As the company doubled its electric vehicle manufacturing capabilities, it also designed components so they could be adapted for other forms of transport. In particular, GM has invested heavily in its Hydrotec hydrogen fuel cell technology, which uses hydrogen and oxygen from the air to generate electricity. (Unlike batteries which store electricity directly, these fuel cells store hydrogen which is then converted into electricity). The company has already found several customers for the technology, including truck company Navistar, aerospace supplier Liebherr-Aerospace and freight rail maker Wabtec, which uses Hydrotec fuel cells as well as GM’s Ultium batteries.

GM’s path to an all-electric future won’t be easy. GM is essentially competing with every traditional automaker in the world to reclaim its share of the EV market, and there have been a few missteps already. Earlier this year, the company recalled all 141,000 Chevy Bolt electric cars it has produced since 2017 due to a battery-related fire hazard. Meanwhile, new electric vehicle startups are attracting a lot of attention and investment. Electric truck maker Rivian and luxury electric car maker Lucid have rivaled or even surpassed the market valuations of Ford, GM and Stellantis, which owns Chrysler, Dodge and Jeep. Tesla also shows no signs of slowing down. The company plans to complete a new Gigafactory, an electric vehicle manufacturing plant, in Texas this year, and it recently became a trillion-dollar company.

Many other companies are carving out their own niche in the electric vehicle industry. Beyond Pure Watercraft, the electric boating sector also includes a startup called Arc, which is building a $300,000 24-foot boat with a top speed of 40 miles per hour. Electric tractor-trailers are in the works at several companies, including Chinese automakers BYD and Geely as well as Tesla. There are also startups developing electric air taxis, some of which will also be self-driving. Palo Alto-based Kitty Hawk plans to launch its maiden flight in the coming months with CEO Sebastian Thrun as its first passenger. Some companies are even developing electric tractors.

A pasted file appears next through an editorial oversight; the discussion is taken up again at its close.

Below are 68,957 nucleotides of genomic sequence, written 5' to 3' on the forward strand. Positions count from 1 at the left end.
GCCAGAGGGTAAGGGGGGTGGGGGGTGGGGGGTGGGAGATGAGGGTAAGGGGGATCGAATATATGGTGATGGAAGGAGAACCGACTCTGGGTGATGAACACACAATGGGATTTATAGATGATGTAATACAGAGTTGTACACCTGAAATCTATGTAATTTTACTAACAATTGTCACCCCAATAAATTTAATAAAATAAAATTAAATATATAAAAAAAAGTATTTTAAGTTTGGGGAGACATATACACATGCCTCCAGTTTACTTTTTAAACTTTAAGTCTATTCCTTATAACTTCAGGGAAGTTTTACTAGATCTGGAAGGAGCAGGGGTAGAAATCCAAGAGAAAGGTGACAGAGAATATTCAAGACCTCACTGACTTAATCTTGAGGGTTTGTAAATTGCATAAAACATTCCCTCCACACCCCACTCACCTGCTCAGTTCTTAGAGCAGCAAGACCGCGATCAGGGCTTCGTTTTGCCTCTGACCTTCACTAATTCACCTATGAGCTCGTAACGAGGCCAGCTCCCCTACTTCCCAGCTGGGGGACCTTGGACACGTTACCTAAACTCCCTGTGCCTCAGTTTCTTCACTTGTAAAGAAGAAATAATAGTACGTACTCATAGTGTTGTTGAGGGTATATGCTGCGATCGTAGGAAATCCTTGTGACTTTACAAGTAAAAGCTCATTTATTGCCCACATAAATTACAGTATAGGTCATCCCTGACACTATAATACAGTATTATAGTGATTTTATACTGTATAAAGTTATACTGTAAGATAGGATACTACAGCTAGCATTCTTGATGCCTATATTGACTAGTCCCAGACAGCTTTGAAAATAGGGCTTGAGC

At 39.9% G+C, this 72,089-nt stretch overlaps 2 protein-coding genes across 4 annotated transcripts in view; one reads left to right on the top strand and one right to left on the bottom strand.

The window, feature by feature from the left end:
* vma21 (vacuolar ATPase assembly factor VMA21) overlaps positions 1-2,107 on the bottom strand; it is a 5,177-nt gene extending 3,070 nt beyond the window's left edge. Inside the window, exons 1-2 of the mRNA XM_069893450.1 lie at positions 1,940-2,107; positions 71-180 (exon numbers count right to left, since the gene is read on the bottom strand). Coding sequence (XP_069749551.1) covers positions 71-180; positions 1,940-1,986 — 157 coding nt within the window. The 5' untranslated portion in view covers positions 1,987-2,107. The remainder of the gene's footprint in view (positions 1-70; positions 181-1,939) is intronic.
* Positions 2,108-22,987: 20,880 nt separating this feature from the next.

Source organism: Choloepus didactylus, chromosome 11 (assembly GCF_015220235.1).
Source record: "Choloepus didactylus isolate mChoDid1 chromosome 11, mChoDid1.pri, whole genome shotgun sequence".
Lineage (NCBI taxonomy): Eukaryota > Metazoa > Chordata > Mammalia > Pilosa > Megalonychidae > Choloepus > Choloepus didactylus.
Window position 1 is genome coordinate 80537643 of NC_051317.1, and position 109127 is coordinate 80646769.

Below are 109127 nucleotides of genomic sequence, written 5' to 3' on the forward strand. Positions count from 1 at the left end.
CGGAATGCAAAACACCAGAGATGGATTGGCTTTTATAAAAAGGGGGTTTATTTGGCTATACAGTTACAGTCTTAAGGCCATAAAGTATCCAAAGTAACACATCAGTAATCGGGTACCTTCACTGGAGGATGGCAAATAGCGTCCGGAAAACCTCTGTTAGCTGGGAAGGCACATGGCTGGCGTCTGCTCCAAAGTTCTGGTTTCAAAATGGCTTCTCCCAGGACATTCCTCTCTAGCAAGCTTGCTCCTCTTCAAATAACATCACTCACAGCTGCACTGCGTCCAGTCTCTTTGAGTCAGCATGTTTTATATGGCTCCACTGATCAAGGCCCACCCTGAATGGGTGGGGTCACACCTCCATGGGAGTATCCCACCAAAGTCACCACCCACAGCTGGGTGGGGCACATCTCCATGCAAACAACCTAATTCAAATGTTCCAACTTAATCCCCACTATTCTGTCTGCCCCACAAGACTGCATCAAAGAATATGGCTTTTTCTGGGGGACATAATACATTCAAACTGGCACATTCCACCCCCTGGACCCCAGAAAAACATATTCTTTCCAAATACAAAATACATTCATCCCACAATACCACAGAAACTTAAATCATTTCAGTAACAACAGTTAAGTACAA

But GM may have an advantage. Biden has frequently expressed support for union-backed automakers and also credits GM CEO Mary Barra with electrifying “the entire auto industry.” The White House also doesn’t have the best of relations with Tesla, which doesn’t have a union and wasn’t invited to August’s White House summit on electric vehicles. At the same time, Biden’s Build Back Better spending program would provide, among other goals, additional tax credits on electric vehicles built in the United States and manufactured by union companies – which is exactly what GM is trying to do.

And then there’s the fact that GM is a century-old automaker that has manufactured more than half a billion vehicles in its corporate life. That experience could be key as GM races to integrate not just its cars, but many different modes of transportation, into its electric future.

This story was first published in the Recode newsletter. register here so as not to miss the next one!